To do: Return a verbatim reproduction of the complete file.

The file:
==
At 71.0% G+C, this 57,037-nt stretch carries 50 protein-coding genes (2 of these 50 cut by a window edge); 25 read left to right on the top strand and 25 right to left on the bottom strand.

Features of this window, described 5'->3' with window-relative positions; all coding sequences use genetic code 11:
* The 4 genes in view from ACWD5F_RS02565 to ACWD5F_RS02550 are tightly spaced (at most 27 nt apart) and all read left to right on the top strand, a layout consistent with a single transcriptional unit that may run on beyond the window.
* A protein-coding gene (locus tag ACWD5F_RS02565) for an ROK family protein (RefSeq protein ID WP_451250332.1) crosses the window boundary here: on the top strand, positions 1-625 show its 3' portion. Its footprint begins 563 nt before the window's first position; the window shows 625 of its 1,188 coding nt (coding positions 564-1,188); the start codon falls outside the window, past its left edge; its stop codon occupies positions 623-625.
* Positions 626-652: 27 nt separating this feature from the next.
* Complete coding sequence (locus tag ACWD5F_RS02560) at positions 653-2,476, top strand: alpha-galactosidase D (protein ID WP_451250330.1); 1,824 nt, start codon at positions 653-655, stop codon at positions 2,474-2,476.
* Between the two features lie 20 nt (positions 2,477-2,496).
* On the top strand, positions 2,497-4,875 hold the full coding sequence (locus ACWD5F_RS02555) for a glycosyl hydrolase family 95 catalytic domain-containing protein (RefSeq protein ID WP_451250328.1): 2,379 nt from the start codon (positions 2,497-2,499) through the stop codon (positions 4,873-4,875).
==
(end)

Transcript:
At 71.0% G+C, this 57,037-nt stretch carries 50 protein-coding genes (2 of these 50 cut by a window edge); 25 read left to right on the top strand and 25 right to left on the bottom strand.

Features of this window, described 5'->3' with window-relative positions; all coding sequences use genetic code 11:
* The 4 genes in view from ACWD5F_RS02565 to ACWD5F_RS02550 are tightly spaced (at most 27 nt apart) and all read left to right on the top strand, a layout consistent with a single transcriptional unit that may run on beyond the window.
* A protein-coding gene (locus tag ACWD5F_RS02565) for an ROK family protein (RefSeq protein ID WP_451250332.1) crosses the window boundary here: on the top strand, positions 1-625 show its 3' portion. Its footprint begins 563 nt before the window's first position; the window shows 625 of its 1,188 coding nt (coding positions 564-1,188); the start codon falls outside the window, past its left edge; its stop codon occupies positions 623-625.
* Positions 626-652: 27 nt separating this feature from the next.
* Complete coding sequence (locus tag ACWD5F_RS02560) at positions 653-2,476, top strand: alpha-galactosidase D (protein ID WP_451250330.1); 1,824 nt, start codon at positions 653-655, stop codon at positions 2,474-2,476.
* Between the two features lie 20 nt (positions 2,477-2,496).
* On the top strand, positions 2,497-4,875 hold the full coding sequence (locus ACWD5F_RS02555) for a glycosyl hydrolase family 95 catalytic domain-containing protein (RefSeq protein ID WP_451250328.1): 2,379 nt from the start codon (positions 2,497-2,499) through the stop codon (positions 4,873-4,875).